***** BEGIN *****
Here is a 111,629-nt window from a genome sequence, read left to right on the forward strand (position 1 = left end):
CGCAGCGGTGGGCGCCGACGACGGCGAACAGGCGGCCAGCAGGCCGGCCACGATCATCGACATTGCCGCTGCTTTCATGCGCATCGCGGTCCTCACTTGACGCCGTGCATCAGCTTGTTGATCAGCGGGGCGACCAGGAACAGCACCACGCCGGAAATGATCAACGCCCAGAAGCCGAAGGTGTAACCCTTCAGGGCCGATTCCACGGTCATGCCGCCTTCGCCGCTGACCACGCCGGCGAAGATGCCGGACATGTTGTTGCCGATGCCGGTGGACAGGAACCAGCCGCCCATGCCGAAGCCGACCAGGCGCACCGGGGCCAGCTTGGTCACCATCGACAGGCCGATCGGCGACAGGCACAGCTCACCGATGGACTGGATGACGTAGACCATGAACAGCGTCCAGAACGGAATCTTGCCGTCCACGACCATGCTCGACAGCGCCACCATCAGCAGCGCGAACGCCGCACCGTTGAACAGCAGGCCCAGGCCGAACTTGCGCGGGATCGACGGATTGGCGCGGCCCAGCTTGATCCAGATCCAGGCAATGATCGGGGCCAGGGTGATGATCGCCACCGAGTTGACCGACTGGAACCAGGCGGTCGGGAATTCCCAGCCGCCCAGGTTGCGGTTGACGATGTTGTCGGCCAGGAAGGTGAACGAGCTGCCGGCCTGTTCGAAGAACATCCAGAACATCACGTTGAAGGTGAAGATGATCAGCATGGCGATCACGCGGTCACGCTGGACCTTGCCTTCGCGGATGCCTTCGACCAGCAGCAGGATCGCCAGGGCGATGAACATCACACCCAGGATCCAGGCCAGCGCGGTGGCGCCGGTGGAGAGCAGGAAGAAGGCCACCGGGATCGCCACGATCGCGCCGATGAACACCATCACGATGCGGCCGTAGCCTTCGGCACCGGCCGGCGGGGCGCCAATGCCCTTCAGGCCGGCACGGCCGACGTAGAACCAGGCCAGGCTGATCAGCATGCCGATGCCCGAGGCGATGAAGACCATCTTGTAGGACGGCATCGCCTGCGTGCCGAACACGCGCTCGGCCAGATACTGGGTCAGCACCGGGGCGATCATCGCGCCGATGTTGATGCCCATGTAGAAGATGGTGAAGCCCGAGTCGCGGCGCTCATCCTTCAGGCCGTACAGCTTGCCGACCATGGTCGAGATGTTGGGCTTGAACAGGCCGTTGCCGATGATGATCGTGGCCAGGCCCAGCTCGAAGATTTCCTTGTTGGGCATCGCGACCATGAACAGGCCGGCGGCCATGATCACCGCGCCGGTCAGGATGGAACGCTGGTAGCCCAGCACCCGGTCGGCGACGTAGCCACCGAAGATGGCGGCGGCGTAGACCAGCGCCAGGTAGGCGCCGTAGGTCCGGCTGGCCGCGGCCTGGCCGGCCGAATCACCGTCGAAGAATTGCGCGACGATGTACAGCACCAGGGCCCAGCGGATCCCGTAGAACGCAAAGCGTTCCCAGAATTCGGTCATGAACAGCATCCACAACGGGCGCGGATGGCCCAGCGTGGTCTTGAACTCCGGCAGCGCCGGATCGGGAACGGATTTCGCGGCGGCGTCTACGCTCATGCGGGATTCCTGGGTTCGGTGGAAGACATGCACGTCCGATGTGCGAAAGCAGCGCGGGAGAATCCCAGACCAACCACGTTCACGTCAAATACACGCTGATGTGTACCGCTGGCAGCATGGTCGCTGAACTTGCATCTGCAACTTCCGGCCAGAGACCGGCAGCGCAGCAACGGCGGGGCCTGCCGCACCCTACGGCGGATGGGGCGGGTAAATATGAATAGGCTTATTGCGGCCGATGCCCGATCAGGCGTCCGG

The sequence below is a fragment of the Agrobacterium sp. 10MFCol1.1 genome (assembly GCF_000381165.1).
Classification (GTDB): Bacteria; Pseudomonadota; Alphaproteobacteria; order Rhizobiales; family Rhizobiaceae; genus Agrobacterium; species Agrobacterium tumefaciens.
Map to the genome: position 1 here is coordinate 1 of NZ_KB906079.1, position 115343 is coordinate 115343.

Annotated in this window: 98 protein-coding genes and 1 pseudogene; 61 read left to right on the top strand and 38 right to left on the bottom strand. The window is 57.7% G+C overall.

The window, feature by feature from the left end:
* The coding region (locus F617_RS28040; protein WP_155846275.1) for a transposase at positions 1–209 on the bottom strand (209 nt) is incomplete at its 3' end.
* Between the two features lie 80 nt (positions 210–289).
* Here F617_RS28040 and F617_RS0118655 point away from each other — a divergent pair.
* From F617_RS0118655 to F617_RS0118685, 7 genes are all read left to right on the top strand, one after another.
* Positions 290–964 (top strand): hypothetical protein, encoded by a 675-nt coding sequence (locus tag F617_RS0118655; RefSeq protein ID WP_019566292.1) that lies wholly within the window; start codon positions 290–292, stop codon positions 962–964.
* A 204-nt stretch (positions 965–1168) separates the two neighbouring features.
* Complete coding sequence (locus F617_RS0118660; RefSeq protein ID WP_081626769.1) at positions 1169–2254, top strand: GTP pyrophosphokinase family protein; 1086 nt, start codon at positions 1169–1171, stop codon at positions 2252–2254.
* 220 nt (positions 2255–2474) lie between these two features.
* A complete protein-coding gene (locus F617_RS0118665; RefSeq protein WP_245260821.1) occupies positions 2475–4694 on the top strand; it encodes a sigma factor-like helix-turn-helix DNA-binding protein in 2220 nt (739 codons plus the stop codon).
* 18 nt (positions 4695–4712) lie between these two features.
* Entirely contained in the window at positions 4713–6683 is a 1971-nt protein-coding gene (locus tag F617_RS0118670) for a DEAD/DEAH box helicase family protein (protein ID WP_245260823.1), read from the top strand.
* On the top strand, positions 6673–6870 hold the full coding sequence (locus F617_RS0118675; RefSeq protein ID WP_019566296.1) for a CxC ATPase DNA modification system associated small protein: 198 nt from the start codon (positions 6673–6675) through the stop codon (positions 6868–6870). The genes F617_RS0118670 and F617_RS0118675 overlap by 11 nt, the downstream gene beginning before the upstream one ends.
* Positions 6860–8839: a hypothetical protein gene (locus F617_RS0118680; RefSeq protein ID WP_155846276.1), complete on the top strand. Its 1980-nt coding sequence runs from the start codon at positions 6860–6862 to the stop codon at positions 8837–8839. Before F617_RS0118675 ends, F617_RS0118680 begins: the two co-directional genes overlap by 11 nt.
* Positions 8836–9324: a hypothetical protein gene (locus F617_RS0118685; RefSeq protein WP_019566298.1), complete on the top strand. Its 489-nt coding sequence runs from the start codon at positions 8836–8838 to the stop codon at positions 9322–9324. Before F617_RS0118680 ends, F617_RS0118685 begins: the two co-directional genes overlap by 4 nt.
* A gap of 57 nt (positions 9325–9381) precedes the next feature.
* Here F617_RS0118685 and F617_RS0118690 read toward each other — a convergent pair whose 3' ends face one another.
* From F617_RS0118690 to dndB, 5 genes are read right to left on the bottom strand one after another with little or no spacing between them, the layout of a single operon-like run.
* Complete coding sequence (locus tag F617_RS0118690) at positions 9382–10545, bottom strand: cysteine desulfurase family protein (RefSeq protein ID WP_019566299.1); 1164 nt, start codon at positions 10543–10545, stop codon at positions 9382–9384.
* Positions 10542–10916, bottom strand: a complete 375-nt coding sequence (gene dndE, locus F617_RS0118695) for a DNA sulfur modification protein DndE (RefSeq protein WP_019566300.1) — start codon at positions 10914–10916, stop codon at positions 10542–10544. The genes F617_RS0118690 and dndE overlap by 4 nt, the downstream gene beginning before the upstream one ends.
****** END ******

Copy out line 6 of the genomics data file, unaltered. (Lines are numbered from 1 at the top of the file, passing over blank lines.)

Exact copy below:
Annotated in this window: 98 protein-coding genes and 1 pseudogene; 61 read left to right on the top strand and 38 right to left on the bottom strand. The window is 57.7% G+C overall.